The really dangerous politics of the ACA
Republican governors and legislatures have let their hate of Obama get in the way of the well being of their citizens. Not only will citizens not get health insurance their states will lose billions of dollars in federal money. But it gets even worse:
The Obamacare website is open for business. But the Charlton Memorial Hospital in Folkston, Georgia, is closed.
Because Republicans in half the states have blocked the expansion of Medicaid, funds to public hospitals with large uninsured populations have been slashed. So far, at least five public hospitals have been closed this year and 5,000 hospital employees have been laid off nationwide. The closures are expected to worsen in the coming years.
In Georgia, as many as 15 more rural hospitals may close “within months” and in Tennessee, which is putting off a decision on expanding Medicaid, almost half of the 61 rural hospitals in the state might face “major cuts or closure.” This is a direct — and disastrous — consequence of Republicans’ ideological opposition to Obamacare.
This doesn’t just effect the poor uninsured but the middle class and even the wealthy.
There was really no downside to extending Medicaid to cover individuals who earn up to 133% of the federal poverty level. The federal government is covering 100% of the cost of Medicaid for the next two years and 90% afterward. Columnist Josh Barro has pointed out the bind: “(W)hen Republican state officials decline to participate, they will have to explain to both medical providers and potential Medicaid beneficiaries that they turned down free federal money just to spite the President.” And yet the 25 states that have indeed refused Medicaid expansion will soon find they’re not just spiting the President but also their own citizens.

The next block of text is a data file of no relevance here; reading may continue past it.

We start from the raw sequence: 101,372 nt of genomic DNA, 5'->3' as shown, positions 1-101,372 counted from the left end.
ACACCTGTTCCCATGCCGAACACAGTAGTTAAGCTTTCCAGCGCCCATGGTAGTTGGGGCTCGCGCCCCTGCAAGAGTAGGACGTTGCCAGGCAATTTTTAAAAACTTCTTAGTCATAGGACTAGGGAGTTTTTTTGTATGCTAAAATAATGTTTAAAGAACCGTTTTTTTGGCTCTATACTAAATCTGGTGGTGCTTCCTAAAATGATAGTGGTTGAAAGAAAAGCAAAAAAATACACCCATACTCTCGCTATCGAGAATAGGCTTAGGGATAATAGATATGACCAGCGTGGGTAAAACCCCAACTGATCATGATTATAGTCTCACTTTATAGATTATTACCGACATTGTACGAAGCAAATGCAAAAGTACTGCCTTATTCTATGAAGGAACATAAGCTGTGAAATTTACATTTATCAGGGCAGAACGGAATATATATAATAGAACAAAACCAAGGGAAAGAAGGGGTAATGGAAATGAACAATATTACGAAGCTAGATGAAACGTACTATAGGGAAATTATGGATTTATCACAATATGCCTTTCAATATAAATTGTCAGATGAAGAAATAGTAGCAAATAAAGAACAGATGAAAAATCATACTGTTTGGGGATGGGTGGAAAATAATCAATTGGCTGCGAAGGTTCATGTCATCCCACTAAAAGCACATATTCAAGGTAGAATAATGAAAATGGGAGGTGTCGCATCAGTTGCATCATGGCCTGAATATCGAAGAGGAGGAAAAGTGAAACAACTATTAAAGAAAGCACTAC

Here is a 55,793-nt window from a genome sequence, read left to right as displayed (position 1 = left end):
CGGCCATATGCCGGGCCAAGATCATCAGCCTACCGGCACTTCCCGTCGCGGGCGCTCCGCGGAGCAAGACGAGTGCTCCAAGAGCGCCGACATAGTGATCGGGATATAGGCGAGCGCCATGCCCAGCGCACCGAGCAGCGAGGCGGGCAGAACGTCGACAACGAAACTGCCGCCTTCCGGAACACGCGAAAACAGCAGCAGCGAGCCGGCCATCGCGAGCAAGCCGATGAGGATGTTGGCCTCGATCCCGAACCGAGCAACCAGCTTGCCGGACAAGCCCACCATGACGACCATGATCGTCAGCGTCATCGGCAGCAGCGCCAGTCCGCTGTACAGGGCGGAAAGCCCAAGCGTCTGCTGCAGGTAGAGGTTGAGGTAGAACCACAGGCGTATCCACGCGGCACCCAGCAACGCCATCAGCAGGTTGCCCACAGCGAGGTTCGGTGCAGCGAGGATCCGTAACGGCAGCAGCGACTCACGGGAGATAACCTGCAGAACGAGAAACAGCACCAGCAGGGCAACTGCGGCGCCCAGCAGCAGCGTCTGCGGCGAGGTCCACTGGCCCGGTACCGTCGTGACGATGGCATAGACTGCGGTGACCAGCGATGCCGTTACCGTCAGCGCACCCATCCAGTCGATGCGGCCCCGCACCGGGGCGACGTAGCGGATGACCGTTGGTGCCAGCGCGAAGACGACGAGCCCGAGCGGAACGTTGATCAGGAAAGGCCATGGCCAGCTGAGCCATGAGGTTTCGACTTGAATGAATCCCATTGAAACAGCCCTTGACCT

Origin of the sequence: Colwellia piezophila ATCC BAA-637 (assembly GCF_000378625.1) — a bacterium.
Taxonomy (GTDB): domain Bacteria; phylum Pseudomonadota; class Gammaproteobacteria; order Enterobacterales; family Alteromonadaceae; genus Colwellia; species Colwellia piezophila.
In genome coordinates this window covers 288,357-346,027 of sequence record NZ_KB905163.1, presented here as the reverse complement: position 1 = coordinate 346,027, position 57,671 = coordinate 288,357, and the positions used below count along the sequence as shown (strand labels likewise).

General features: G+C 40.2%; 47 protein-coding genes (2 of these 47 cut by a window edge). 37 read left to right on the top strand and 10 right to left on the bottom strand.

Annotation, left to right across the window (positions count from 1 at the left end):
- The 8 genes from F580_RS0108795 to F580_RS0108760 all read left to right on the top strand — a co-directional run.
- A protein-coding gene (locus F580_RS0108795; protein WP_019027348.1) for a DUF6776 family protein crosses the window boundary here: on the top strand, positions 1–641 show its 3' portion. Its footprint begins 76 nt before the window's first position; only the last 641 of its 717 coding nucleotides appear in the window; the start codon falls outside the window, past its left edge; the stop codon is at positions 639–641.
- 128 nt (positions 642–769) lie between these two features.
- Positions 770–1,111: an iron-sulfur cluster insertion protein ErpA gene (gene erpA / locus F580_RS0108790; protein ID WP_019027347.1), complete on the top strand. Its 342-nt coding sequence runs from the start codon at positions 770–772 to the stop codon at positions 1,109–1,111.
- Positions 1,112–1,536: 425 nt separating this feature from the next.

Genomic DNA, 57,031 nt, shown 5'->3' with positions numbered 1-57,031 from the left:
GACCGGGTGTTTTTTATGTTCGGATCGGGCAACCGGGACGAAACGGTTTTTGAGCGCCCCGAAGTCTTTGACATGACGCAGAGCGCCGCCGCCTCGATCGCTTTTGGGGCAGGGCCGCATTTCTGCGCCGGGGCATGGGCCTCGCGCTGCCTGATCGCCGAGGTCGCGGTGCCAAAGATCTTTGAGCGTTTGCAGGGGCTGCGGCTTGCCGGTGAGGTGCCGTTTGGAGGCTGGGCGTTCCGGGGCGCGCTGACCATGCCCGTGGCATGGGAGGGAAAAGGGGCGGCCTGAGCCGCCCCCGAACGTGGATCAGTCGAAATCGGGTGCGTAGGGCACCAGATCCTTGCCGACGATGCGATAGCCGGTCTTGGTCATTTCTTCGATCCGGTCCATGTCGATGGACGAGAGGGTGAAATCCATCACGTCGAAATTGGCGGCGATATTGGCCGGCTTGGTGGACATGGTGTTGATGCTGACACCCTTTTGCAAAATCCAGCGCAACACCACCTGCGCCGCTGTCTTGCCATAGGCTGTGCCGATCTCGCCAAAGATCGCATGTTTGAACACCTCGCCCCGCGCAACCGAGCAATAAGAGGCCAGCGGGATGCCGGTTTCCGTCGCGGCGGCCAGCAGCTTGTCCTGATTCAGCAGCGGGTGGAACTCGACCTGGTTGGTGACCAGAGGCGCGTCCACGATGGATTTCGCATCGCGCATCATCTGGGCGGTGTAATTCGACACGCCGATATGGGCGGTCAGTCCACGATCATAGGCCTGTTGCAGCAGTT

The people who rely on these “essential hospitals” aren’t just low-income folks. Middle-class Americans who live in rural communities will have to travel 40 or 50 miles just to reach the nearest emergency room if these hospitals close their doors. (Bold mine, RB)
My niece is a medical professional in Texas tells me that the medical establishment in that state has been urging Governor Rick Perry and the Republican legislature to accept the Medicaid expansion for over a year and explaining the consequences of not doing so. At some point the pressure will build to put ideology aside and do the right thing but how many will die before that happens.